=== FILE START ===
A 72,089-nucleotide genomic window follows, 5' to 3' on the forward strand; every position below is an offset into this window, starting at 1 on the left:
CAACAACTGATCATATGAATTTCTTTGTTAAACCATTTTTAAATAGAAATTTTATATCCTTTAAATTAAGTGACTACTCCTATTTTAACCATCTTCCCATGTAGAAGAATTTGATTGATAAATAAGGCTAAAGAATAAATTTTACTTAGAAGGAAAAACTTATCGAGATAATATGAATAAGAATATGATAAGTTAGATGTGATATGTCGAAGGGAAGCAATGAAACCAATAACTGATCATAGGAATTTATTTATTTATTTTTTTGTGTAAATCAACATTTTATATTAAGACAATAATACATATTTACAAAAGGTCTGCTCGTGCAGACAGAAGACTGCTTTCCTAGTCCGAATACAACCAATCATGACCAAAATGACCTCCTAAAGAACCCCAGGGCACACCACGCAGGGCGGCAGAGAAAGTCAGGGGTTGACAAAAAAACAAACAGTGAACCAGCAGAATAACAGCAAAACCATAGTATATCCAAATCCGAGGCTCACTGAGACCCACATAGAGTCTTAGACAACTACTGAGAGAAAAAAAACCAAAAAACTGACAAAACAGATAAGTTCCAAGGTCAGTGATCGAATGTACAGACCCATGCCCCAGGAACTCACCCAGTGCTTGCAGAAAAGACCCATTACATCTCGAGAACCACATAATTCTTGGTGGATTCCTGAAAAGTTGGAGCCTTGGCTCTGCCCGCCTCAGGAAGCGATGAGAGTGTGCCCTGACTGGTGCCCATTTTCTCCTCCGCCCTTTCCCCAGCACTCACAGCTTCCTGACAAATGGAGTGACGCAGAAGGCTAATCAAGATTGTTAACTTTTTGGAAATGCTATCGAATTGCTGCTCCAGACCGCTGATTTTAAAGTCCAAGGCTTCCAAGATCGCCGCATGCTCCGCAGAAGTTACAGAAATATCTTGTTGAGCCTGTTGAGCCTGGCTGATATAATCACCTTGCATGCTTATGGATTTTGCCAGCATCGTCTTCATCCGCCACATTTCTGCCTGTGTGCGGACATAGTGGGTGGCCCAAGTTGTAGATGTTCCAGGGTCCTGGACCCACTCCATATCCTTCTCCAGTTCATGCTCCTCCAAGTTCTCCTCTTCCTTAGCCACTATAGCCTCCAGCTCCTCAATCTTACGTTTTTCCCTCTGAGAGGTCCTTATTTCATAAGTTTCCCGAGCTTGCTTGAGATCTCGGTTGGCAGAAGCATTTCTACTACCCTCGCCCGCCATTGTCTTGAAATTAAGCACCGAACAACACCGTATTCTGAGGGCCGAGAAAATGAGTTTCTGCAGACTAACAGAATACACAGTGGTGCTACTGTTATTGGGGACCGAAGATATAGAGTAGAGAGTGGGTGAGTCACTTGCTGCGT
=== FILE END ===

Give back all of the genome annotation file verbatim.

A 72,089-nucleotide genomic window follows, 5' to 3' on the forward strand; every position below is an offset into this window, starting at 1 on the left:
CAACAACTGATCATATGAATTTCTTTGTTAAACCATTTTTAAATAGAAATTTTATATCCTTTAAATTAAGTGACTACTCCTATTTTAACCATCTTCCCATGTAGAAGAATTTGATTGATAAATAAGGCTAAAGAATAAATTTTACTTAGAAGGAAAAACTTATCGAGATAATATGAATAAGAATATGATAAGTTAGATGTGATATGTCGAAGGGAAGCAATGAAACCAATAACTGATCATAGGAATTTATTTATTTATTTTTTTGTGTAAATCAACATTTTATATTAAGACAATAATACATATTTACAAAAGGTCTGCTCGTGCAGACAGAAGACTGCTTTCCTAGTCCGAATACAACCAATCATGACCAAAATGACCTCCTAAAGAACCCCAGGGCACACCACGCAGGGCGGCAGAGAAAGTCAGGGGTTGACAAAAAAACAAACAGTGAACCAGCAGAATAACAGCAAAACCATAGTATATCCAAATCCGAGGCTCACTGAGACCCACATAGAGTCTTAGACAACTACTGAGAGAAAAAAAACCAAAAAACTGACAAAACAGATAAGTTCCAAGGTCAGTGATCGAATGTACAGACCCATGCCCCAGGAACTCACCCAGTGCTTGCAGAAAAGACCCATTACATCTCGAGAACCACATAATTCTTGGTGGATTCCTGAAAAGTTGGAGCCTTGGCTCTGCCCGCCTCAGGAAGCGATGAGAGTGTGCCCTGACTGGTGCCCATTTTCTCCTCCGCCCTTTCCCCAGCACTCACAGCTTCCTGACAAATGGAGTGACGCAGAAGGCTAATCAAGATTGTTAACTTTTTGGAAATGCTATCGAATTGCTGCTCCAGACCGCTGATTTTAAAGTCCAAGGCTTCCAAGATCGCCGCATGCTCCGCAGAAGTTACAGAAATATCTTGTTGAGCCTGTTGAGCCTGGCTGATATAATCACCTTGCATGCTTATGGATTTTGCCAGCATCGTCTTCATCCGCCACATTTCTGCCTGTGTGCGGACATAGTGGGTGGCCCAAGTTGTAGATGTTCCAGGGTCCTGGACCCACTCCATATCCTTCTCCAGTTCATGCTCCTCCAAGTTCTCCTCTTCCTTAGCCACTATAGCCTCCAGCTCCTCAATCTTACGTTTTTCCCTCTGAGAGGTCCTTATTTCATAAGTTTCCCGAGCTTGCTTGAGATCTCGGTTGGCAGAAGCATTTCTACTACCCTCGCCCGCCATTGTCTTGAAATTAAGCACCGAACAACACCGTATTCTGAGGGCCGAGAAAATGAGTTTCTGCAGACTAACAGAATACACAGTGGTGCTACTGTTATTGGGGACCGAAGATATAGAGTAGAGAGTGGGTGAGTCACTTGCTGCGT